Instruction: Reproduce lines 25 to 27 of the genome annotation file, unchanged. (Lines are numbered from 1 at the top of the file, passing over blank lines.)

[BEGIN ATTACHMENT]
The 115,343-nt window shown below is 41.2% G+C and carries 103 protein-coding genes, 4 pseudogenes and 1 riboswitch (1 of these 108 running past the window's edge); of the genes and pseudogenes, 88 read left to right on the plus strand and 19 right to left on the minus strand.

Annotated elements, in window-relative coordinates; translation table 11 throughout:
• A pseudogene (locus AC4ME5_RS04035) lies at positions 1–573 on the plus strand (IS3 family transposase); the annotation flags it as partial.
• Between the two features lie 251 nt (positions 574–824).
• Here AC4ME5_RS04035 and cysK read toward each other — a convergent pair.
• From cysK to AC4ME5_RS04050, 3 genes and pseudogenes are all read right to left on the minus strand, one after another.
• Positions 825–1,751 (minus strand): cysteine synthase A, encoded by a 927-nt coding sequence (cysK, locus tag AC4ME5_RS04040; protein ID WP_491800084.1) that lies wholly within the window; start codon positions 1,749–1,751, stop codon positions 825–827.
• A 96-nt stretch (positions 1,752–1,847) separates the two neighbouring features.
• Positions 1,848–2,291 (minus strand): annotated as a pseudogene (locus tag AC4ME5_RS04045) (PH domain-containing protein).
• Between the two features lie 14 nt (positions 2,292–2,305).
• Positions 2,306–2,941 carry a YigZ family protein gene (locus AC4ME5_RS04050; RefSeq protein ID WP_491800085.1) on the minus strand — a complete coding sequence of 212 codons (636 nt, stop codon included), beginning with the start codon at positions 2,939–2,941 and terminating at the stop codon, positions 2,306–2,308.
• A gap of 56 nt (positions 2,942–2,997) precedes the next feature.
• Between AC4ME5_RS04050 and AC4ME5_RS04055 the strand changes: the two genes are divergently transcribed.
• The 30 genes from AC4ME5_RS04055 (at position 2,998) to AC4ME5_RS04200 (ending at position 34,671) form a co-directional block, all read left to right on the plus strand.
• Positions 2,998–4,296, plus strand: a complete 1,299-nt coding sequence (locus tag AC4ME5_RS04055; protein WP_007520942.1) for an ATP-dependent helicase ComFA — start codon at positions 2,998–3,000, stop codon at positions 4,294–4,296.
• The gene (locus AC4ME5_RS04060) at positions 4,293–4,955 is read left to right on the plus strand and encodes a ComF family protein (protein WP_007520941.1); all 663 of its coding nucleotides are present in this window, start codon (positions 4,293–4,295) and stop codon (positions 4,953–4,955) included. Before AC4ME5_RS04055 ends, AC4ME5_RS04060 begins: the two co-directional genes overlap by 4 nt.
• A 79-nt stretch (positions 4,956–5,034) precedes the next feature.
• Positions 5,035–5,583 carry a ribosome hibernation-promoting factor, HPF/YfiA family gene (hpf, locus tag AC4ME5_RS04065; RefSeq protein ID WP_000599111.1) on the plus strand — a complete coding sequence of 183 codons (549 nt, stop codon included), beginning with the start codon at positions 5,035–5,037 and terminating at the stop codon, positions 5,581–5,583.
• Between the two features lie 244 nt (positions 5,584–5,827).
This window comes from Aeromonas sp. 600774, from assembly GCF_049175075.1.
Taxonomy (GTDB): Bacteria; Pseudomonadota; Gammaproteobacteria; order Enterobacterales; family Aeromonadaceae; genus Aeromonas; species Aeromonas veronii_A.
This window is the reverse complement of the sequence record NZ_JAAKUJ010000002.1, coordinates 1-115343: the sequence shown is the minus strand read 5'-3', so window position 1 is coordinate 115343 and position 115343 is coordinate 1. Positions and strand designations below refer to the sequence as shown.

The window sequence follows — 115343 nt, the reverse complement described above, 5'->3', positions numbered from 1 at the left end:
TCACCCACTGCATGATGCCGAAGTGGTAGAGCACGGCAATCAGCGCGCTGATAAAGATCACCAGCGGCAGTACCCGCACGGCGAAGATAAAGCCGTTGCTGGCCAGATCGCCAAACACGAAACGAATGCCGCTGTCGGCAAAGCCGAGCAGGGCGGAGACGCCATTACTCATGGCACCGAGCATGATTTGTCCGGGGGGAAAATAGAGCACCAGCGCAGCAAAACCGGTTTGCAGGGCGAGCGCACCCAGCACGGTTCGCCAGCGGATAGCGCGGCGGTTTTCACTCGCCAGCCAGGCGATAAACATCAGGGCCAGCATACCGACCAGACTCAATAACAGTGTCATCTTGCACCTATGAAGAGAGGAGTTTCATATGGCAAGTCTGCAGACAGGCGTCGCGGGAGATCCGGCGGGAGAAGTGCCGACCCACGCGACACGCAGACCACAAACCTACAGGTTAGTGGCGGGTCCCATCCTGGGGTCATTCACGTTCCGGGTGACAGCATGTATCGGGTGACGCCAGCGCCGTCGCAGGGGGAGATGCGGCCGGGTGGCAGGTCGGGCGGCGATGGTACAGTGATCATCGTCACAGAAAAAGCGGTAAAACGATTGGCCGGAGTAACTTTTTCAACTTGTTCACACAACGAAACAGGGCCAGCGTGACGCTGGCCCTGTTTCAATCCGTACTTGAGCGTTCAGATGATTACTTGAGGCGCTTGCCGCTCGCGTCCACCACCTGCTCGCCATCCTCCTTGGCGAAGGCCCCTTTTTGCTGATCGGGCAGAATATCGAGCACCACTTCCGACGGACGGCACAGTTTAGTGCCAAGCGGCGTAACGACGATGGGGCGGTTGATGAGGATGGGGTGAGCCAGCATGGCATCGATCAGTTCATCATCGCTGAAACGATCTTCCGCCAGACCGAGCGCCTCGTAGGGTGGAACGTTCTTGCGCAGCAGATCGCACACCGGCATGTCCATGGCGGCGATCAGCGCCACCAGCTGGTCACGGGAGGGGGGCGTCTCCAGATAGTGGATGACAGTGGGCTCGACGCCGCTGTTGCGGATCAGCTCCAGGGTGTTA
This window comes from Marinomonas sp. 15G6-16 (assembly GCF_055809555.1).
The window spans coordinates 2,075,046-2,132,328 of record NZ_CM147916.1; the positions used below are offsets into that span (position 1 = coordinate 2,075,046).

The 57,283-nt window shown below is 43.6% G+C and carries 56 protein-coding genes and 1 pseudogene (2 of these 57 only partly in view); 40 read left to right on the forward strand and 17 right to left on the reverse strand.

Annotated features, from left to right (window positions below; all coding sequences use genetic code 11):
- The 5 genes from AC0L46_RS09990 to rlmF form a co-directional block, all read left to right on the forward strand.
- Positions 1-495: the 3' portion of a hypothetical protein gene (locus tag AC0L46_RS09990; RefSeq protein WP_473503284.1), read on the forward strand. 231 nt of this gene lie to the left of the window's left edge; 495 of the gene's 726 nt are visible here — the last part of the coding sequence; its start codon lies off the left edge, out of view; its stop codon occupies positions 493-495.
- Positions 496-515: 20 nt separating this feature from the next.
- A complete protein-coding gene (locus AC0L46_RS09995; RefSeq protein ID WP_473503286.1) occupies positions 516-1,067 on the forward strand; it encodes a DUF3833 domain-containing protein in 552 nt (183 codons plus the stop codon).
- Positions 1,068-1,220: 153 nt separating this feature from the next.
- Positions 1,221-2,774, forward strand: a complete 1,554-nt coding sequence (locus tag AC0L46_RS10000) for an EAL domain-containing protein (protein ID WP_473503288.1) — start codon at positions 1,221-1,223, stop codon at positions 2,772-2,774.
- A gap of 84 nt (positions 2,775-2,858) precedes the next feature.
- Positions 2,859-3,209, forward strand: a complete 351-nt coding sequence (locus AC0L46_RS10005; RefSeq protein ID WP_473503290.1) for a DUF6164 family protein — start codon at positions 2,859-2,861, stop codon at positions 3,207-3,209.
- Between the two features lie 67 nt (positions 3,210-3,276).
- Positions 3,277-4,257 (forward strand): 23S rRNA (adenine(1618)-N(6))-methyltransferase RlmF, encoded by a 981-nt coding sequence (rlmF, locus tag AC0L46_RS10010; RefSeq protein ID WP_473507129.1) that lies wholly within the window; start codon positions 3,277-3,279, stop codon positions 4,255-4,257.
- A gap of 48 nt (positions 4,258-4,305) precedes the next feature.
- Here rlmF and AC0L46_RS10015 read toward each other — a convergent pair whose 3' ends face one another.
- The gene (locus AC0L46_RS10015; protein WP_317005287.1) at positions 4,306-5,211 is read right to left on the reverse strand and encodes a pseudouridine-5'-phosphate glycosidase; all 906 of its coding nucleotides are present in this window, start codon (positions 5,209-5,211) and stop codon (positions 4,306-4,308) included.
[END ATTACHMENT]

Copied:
This window comes from Marinomonas sp. 15G6-16 (assembly GCF_055809555.1).
The window spans coordinates 2,075,046-2,132,328 of record NZ_CM147916.1; the positions used below are offsets into that span (position 1 = coordinate 2,075,046).

The 57,283-nt window shown below is 43.6% G+C and carries 56 protein-coding genes and 1 pseudogene (2 of these 57 only partly in view); 40 read left to right on the forward strand and 17 right to left on the reverse strand.